Speed does not matter over here, many freight trains average 15 mph or less over their run, and are commonly staged (parked) at enroute locations while they wait for yard capacity to open up farther down the line. 

We run intermodal trains at over 10,000 tons and sometimes over 15,000 feet.  Manifests and unit trains operate at up to 12,000 feet and 20,000 to 35,000 tons, depending on the train and power.  All are powered so that they will climb their route's ruling grade at 15 to 20 mph, and if a lighter, faster train gets stuck behind a heavy, slow train then it just has to wait, as most of our main routes are still mostly single track.  And they are still handicapped by tight curves, bridges and tunnels that date from when they were built over 100 years ago.

We haul very little freight that could truly be considered priority or time-sensitive, and no one cares about railroads.  The general public views trains as a nuisances that only exist to block crossings and belch fumes in cities. 

Outside of a few corridors in highly populated areas, we do not have any passenger trains worth mentioning. 

At this time the money that would be needed to electrify would be far better spent on yard capacity expansions, double track, and eliminating speed restrictions.  But the Class I's can't even do those things properly. 

The diesel will remain until all of the above changes. 

It is difficult to explain just how different our railroads are from European systems.  I hope this post provides a decent start. 

Greetings from Alberta

-an Articulate Malcontent

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Posted by daveklepper on Thursday, April 1, 2021 10:21 PM

I agree with the above, and the reason for my 3-unit input is to try to bring the costs dowm as practically as possible for North American conditions specifically.  Assuming no-air-polution and no-climate-warming generation of electricity, which may be achievable, there will be government presssure and perhaps funding for electrification. Without that, I do not see it in the future.

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Posted by Overmod on Friday, April 2, 2021 6:19 AM

daveklepper
Assuming no-air-polution and no-climate-warming generation of electricity, which may be achievable, there will be government presssure and perhaps funding for electrification.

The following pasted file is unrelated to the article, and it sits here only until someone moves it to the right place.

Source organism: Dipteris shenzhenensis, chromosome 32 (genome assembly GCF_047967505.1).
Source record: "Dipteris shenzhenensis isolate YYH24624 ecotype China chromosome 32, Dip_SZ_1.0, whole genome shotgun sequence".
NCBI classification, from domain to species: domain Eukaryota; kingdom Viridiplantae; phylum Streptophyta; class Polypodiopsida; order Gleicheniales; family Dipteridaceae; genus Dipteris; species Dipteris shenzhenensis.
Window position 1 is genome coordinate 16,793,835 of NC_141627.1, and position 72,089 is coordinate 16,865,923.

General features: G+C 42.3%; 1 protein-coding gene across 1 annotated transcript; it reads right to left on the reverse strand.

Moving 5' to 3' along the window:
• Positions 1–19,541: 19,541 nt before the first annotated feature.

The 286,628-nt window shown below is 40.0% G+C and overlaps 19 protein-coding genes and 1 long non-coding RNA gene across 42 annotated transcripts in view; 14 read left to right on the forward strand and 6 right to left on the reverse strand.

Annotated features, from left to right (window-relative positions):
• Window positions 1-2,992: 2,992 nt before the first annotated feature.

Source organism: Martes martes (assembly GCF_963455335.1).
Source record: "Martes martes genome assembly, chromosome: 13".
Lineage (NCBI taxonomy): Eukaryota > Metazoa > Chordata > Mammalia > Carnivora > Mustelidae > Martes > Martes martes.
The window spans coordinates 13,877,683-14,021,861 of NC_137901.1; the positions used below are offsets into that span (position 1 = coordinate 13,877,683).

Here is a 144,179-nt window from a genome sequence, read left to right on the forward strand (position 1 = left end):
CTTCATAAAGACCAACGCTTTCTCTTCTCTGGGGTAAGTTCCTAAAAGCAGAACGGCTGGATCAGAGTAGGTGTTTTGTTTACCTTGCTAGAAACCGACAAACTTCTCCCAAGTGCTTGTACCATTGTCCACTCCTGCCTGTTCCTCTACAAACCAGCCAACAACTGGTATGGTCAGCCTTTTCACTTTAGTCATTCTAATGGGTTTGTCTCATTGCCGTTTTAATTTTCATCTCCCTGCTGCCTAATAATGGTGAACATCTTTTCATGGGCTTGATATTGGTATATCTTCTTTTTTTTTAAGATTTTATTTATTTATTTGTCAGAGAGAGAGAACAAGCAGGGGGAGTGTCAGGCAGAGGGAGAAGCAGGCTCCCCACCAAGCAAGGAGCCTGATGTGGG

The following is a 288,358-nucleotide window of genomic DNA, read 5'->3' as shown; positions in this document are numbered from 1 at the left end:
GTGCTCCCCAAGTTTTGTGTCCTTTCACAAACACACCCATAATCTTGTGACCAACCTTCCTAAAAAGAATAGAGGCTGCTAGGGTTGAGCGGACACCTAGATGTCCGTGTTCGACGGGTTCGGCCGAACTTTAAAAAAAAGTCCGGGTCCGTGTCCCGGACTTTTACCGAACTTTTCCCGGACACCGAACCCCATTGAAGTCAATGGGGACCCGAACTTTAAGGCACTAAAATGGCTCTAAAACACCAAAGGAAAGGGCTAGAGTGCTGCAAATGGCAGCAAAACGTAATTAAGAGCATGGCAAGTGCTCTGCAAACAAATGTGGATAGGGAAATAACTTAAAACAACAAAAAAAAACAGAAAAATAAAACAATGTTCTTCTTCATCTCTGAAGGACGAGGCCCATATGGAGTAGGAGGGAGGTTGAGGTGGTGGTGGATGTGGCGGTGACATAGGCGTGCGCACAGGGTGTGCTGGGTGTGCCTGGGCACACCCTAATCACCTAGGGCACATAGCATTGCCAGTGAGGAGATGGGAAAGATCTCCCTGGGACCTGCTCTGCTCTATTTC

Keep in mind that the carbon and other environmental costs associated with fabricating, installing, and maintaining the electric infrastructure have to be factored into a 'green' analysis.  Included in a 'well-to-wheel' sort of analysis these can be substantial.

Yes, they all "could" be mitigated with wise choices and enough planning ahead.  It would be possible for example to run most of the construction equipment on properly-treated B100 from fully renewable sources.  But that takes careful advance planning and equally careful attention to financial concerns...

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Posted by YoHo1975 on Sunday, April 4, 2021 1:14 AM
At this point though, if we're going to do this, we can't let the perfect be the enemy of the good here. Which is the thought I'd apply to the Diesel/Electric bimodal concept. And I'd also like to clarify that the reason we don't have electrics everywhere is in large part a private enterprise financial decision, but train velocity, length and trailing tonnage have nothing to do with Diesel vs. electric. Or rather, the don't need to. Electric locomotives can be built to handle NA freight railroading. Most railroading outside the US, Passenger dominates and Freight modalities key off of that. It's the exact opposite in the states. It's generally thought, or rather, I've oft heard stated that the US FREIGHT railroad system is envious. We move a lot more goods over a lot more area than anyone else. I'm not sure even with the feds paying for it that we would want to move to a European model for Freight. Passenger sure, but not freight.
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Posted by daveklepper on Sunday, April 4, 2021 7:07 AM

Again, I agree with the previous posts.  I do wonder how the USSR and perhaps China compair with the USA or USA & Mexico & Canada in total volume of rail freight.

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Posted by BaltACD on Sunday, April 4, 2021 7:33 AM

daveklepper
Again, I agree with the previous posts.  I do wonder how the USSR and perhaps China compair with the USA or USA & Mexico & Canada in total volume of rail freight.

Internet 'observations' would indicate the Russia & China don't compare favorably against North America.  But is the internet accurate?

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Posted by Former Car Maintainer on Sunday, April 11, 2021 12:31 AM

Erik_Mag